Brief Article
Copyright ©2011 Baishideng Publishing Group Co., Limited. All rights reserved.
World J Gastroenterol. Sep 7, 2011; 17(33): 3842-3849
Published online Sep 7, 2011. doi: 10.3748/wjg.v17.i33.3842
Management of acquired bronchobiliary fistula: A systematic literature review of 68 cases published in 30 years
Guan-Qun Liao, Hao Wang, Guang-Yong Zhu, Kai-Bin Zhu, Fu-Xin Lv, Sheng Tai
Guan-Qun Liao, Hao Wang, Guang-Yong Zhu, Kai-Bin Zhu, Fu-Xin Lv, Sheng Tai, Department of General Surgery, the Second Affiliated Hospital of Harbin Medical University, Harbin 150086, Heilongjiang Province, China
Author contributions: Liao GQ and Tai S conceived the study, Liao GQ, Wang H, Zhu GY, Zhu KB, and Lv FX acquired and interpreted the data, Liao GQ, Wang H, and Tai S drafted the manuscript. All authors approved the final version of the paper.
Correspondence to: Sheng Tai, MD, PhD, Professor, Department of General Surgery, The Second Affiliated Hospital of Harbin Medical University, Harbin 150086, Heilongjiang Province, China. taishengster@gmail.com
Telephone: +86-451-86605719 Fax: +86-451-86605356
Received: November 28, 2010
Revised: January 22, 2011
Accepted: January 29, 2011
Published online: September 7, 2011

Abstract

AIM: To outline the appropriate diagnostic methods and therapeutic options for acquired bronchobiliary fistula (BBF).

METHODS: Literature searches were performed in Medline, EMBASE, PHMC and LWW (January 1980-August 2010) using the following keywords: biliobronchial fistula, bronchobiliary fistula, broncho-biliary fistula, biliary-bronchial fistula, tracheobiliary fistula, hepatobronchial fistula, bronchopleural fistula, and biliptysis. Further articles were identified through cross-referencing.

RESULTS: Sixty-eight cases were collected and reviewed. BBF secondary to tumors (32.3%, 22/68), including primary tumors (19.1%, 13/68) and hepatic metastases (13.2%, 9/68), shared the largest proportion of all cases. Biliptysis was found in all patients, and other symptoms were respiratory symptoms, such as irritating cough, fever (36/68) and jaundice (20/68). Half of the patients were treated by less-invasive methods such as endoscopic retrograde biliary drainage. Invasive approaches like surgery were used less frequently (41.7%, 28/67). The outcome was good at the end of the follow-up period in 28 cases (range, 2 wk to 72 mo), and the recovery rate was 87.7% (57/65).

CONCLUSION: The clinical diagnosis of BBF can be established by sputum analysis. Careful assessment of this condition is needed before therapeutic procedure. Invasive approaches should be considered only when non-invasive methods failed.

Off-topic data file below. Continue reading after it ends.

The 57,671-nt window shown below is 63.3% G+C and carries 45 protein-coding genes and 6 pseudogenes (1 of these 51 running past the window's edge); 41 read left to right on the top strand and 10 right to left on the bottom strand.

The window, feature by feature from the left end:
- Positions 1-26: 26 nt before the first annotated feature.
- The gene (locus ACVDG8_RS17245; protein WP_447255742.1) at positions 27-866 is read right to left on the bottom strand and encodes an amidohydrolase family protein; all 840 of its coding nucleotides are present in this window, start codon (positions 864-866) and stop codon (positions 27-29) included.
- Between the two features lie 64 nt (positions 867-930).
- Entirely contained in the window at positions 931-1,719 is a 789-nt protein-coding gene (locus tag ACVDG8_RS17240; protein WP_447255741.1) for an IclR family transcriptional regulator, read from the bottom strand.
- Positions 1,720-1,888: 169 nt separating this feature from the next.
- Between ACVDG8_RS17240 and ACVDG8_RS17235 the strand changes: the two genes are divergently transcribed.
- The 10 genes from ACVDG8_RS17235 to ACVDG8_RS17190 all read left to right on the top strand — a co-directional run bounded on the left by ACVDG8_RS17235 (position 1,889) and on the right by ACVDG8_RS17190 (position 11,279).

Key Words: Bronchobiliary fistula, Digestive endoscopy, Endoscopic retrograde cholangio-pancreatography, Magnetic resonance cholangio, Percutaneous transhepatic cholangio, Iatrogenic damage, Congenital diaphragma defects, Hepatobiliary imino-diacetic acid scan


Citation: Liao GQ, Wang H, Zhu GY, Zhu KB, Lv FX, Tai S. Management of acquired bronchobiliary fistula: A systematic literature review of 68 cases published in 30 years. World J Gastroenterol 2011; 17(33): 3842-3849
INTRODUCTION

Bronchobiliary fistula (BBF) is a rare disorder, first reported by Peacock in 1850[1]. It consists of abnormal interconnection between the biliary tract and bronchial trees. Unlike congenital bronchobiliary fistula, acquired BBF is usually regarded as a consequence of local infection, such as hydatid or amebic disease of the liver, hepatic abscess, trauma, obstruction of biliary tract and neoplasm[1-58]. However, management of this condition can be very difficult and is often associated with a high rate of morbidity and mortality. Up to now, there has been no widely accepted management strategy in this field. We searched the literature to outline the appropriate diagnostic methods and therapeutic options for acquired BBF.

MATERIALS AND METHODS
Data searching strategy

Literature searches were performed in Medline, EMBASE, PHMC and LWW (January 1980-August 2010), using the following keywords: biliobronchial fistula,bronchobiliary fistula,biliary-bronchial fistula,tracheobiliary fistula, hepatobronchial fistula, bronchopleural fistula and biliptysis. Two reviewers searched the literature independently in order to identify articles appropriate for inclusion in this review. Further articles were identified through cross-referencing. As a result, 68 cases were collected and reviewed.

Study criteria

Case reports and case series associated with acquired BBF and full texts of case reports in English were included. Cases did not provide basic information such as age, gender, primary diseases and etiological, clinical manifestation, therapeutic method, outcome and follow-up duration were excluded.